Occupancy rate is unsustainable, Devlin said in November. He pointed to the Ministry of Health's projections on hospital capacity, indicating that the province needs another 8,000 hospital beds by 2028, but only 1,700 patients are planned.
"Will we build 6,300 beds of patients with their associated capital costs and operating costs or will we provide another kind of healthcare?" Devlin asked.
"Do we have to look at where patients can heal. If we deal with some of the treatment problems in the corridor, how do we get to patients to get into primary care rather than appearing in the emergency department?"
Devlin also asks whether it would be wise to provide 41,000 additional long-term care facilities that are needed for the needs of the Department of Health.
"Will we really institutionalize our elderly people?" Devlin said in November, characterizing long-term care homes as the last resort. "We want to provide care for people in the community, at home and wherever they can get out of institutions."
Devlin wants to redesign services to focus on patients and families
"We are getting a lot of feedback that the navigation in the system is difficult," he said. "If we have to get a family member into long-term care, it's difficult. If I have to take my loved one through cancer care, it's hard."
Devlin has an idea of what Team Ontario says about the health system. "No matter where you are, we'll take care of you, the one you want to call, one web site, someone who is going to navigate the system and make it better for you, in my opinion that's where we should be today. "
The use of technology to improve the system is another key issue in Devlin's approach. It represents a hospital unit that is able to get the entire hospital the whole healing history by pushing its Ontario Health Insurance Plan (OHIP) card.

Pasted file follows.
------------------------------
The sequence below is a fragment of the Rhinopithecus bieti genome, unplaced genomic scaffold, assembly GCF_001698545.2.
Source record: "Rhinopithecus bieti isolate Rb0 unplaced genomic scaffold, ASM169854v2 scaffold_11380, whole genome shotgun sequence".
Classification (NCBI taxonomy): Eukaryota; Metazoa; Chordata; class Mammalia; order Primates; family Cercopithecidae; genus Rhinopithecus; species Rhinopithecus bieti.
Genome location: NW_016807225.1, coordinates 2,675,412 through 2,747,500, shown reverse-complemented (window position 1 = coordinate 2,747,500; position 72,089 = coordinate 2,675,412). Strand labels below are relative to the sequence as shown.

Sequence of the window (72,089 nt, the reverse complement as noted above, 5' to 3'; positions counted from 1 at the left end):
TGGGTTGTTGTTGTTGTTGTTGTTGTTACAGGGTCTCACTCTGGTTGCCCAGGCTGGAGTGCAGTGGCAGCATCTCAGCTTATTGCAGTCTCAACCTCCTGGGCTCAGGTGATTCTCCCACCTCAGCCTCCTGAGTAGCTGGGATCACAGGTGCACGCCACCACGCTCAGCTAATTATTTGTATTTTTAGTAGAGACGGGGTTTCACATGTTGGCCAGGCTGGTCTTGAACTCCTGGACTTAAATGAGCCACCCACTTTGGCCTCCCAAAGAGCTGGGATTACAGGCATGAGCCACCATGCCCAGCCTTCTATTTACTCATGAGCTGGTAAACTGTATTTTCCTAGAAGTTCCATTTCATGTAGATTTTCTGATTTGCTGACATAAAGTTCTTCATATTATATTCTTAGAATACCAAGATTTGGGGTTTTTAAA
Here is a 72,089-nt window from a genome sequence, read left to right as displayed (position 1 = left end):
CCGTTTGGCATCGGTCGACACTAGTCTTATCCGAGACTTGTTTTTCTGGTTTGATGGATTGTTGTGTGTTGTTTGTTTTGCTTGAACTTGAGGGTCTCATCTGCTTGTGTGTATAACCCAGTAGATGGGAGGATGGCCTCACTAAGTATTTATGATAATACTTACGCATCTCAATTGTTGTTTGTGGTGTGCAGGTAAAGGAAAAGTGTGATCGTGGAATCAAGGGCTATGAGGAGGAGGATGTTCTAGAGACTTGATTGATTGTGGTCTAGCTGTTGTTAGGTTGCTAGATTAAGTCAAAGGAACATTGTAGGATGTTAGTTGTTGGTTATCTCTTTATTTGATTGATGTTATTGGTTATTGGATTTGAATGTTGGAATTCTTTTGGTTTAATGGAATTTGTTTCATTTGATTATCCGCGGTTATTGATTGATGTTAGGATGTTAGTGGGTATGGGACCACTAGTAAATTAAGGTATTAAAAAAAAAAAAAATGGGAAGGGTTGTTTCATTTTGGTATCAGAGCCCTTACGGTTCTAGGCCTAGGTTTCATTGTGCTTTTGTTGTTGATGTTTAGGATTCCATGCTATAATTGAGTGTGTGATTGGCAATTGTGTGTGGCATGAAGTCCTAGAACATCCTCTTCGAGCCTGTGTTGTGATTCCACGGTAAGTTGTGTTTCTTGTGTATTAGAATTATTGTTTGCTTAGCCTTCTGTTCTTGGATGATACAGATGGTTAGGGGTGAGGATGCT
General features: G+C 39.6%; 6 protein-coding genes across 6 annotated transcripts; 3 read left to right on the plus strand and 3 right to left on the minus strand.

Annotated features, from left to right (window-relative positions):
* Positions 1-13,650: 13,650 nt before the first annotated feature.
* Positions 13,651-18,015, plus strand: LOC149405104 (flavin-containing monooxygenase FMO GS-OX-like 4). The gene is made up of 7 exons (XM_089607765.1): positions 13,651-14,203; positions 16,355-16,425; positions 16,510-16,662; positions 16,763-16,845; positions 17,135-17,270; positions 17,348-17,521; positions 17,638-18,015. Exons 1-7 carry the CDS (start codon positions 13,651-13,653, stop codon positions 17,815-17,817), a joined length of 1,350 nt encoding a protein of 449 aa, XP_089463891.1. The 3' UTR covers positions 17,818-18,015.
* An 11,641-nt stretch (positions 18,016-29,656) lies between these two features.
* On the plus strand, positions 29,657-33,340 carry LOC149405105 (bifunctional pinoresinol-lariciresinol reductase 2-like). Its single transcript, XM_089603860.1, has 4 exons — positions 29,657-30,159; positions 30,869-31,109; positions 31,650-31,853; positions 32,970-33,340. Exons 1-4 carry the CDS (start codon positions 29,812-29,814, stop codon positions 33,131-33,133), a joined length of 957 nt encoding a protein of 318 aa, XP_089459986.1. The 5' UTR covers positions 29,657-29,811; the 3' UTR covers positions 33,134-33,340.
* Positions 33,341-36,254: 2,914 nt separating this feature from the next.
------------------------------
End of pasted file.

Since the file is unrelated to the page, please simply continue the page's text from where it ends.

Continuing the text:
It shows the Provincial Digital Military Headquarters and highlights the possibilities of virtual care, such as checking the patient to investigate his blood pressure at home, and the result is transmitted online to his doctor.
Some healthcare organizations (HMOs) in the US provide practically more than half of the care, Devlin told the audience of Algonquin College.
Devlin wants "the Department of Health and an organizational structure that is skillful and effective." He said it would require "a little organizational change."
He made a statement before CBC News announced that, according to many sources, the government plans to dissolve the local health integration network (LHIN).
He said he showed his challenge to this team: "What will be the future of health care? How will we provide health care for 20 and 30 years?"
At a press conference Wednesday, Ford said his government is focusing on hearing from doctors, nurses and other healthcare workers.
"We are asking for their ideas and our task is to review these ideas and then to implement these ideas," Ford said during the announcement at the Center for Addiction and Mental Health in Toronto.
"Nothing is worse than a lot of politicians who tell the people at the front whether it's education, whether it's health care, how to do their job when they do it every day."